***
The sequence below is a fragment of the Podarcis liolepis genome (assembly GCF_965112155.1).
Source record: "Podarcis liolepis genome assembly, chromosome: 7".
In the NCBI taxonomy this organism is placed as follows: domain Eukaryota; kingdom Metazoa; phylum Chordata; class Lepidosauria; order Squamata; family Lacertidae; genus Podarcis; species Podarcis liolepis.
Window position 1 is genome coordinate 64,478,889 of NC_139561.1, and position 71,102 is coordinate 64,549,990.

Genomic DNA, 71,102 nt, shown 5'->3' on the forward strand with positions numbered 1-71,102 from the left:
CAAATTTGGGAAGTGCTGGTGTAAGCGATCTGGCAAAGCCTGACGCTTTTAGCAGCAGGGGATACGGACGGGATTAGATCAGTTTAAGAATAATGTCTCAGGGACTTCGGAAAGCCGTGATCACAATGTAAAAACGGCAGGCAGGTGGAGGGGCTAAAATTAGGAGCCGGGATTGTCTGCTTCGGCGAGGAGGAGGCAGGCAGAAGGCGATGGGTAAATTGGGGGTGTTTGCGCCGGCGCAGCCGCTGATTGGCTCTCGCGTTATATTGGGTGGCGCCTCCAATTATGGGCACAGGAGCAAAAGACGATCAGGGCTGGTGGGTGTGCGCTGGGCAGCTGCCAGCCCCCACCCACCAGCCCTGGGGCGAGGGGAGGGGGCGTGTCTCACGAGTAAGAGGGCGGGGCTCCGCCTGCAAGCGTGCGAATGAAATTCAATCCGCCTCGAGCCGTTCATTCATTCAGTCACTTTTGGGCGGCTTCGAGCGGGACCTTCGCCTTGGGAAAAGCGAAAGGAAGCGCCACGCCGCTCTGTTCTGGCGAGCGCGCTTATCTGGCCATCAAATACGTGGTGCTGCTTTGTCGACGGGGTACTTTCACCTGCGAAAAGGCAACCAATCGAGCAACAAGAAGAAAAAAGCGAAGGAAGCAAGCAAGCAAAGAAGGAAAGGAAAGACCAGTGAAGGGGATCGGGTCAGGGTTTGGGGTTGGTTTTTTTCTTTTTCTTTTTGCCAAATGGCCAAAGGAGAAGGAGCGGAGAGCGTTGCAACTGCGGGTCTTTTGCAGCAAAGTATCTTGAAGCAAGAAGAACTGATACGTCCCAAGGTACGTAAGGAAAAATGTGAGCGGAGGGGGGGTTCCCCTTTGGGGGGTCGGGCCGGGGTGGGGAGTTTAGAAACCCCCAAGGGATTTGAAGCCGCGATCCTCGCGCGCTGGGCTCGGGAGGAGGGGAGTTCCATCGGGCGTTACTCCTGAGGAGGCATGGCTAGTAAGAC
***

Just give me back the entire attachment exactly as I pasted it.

The sequence below is a fragment of the Podarcis liolepis genome (assembly GCF_965112155.1).
Source record: "Podarcis liolepis genome assembly, chromosome: 7".
In the NCBI taxonomy this organism is placed as follows: domain Eukaryota; kingdom Metazoa; phylum Chordata; class Lepidosauria; order Squamata; family Lacertidae; genus Podarcis; species Podarcis liolepis.
Window position 1 is genome coordinate 64,478,889 of NC_139561.1, and position 71,102 is coordinate 64,549,990.

Genomic DNA, 71,102 nt, shown 5'->3' on the forward strand with positions numbered 1-71,102 from the left:
CAAATTTGGGAAGTGCTGGTGTAAGCGATCTGGCAAAGCCTGACGCTTTTAGCAGCAGGGGATACGGACGGGATTAGATCAGTTTAAGAATAATGTCTCAGGGACTTCGGAAAGCCGTGATCACAATGTAAAAACGGCAGGCAGGTGGAGGGGCTAAAATTAGGAGCCGGGATTGTCTGCTTCGGCGAGGAGGAGGCAGGCAGAAGGCGATGGGTAAATTGGGGGTGTTTGCGCCGGCGCAGCCGCTGATTGGCTCTCGCGTTATATTGGGTGGCGCCTCCAATTATGGGCACAGGAGCAAAAGACGATCAGGGCTGGTGGGTGTGCGCTGGGCAGCTGCCAGCCCCCACCCACCAGCCCTGGGGCGAGGGGAGGGGGCGTGTCTCACGAGTAAGAGGGCGGGGCTCCGCCTGCAAGCGTGCGAATGAAATTCAATCCGCCTCGAGCCGTTCATTCATTCAGTCACTTTTGGGCGGCTTCGAGCGGGACCTTCGCCTTGGGAAAAGCGAAAGGAAGCGCCACGCCGCTCTGTTCTGGCGAGCGCGCTTATCTGGCCATCAAATACGTGGTGCTGCTTTGTCGACGGGGTACTTTCACCTGCGAAAAGGCAACCAATCGAGCAACAAGAAGAAAAAAGCGAAGGAAGCAAGCAAGCAAAGAAGGAAAGGAAAGACCAGTGAAGGGGATCGGGTCAGGGTTTGGGGTTGGTTTTTTTCTTTTTCTTTTTGCCAAATGGCCAAAGGAGAAGGAGCGGAGAGCGTTGCAACTGCGGGTCTTTTGCAGCAAAGTATCTTGAAGCAAGAAGAACTGATACGTCCCAAGGTACGTAAGGAAAAATGTGAGCGGAGGGGGGGTTCCCCTTTGGGGGGTCGGGCCGGGGTGGGGAGTTTAGAAACCCCCAAGGGATTTGAAGCCGCGATCCTCGCGCGCTGGGCTCGGGAGGAGGGGAGTTCCATCGGGCGTTACTCCTGAGGAGGCATGGCTAGTAAGAC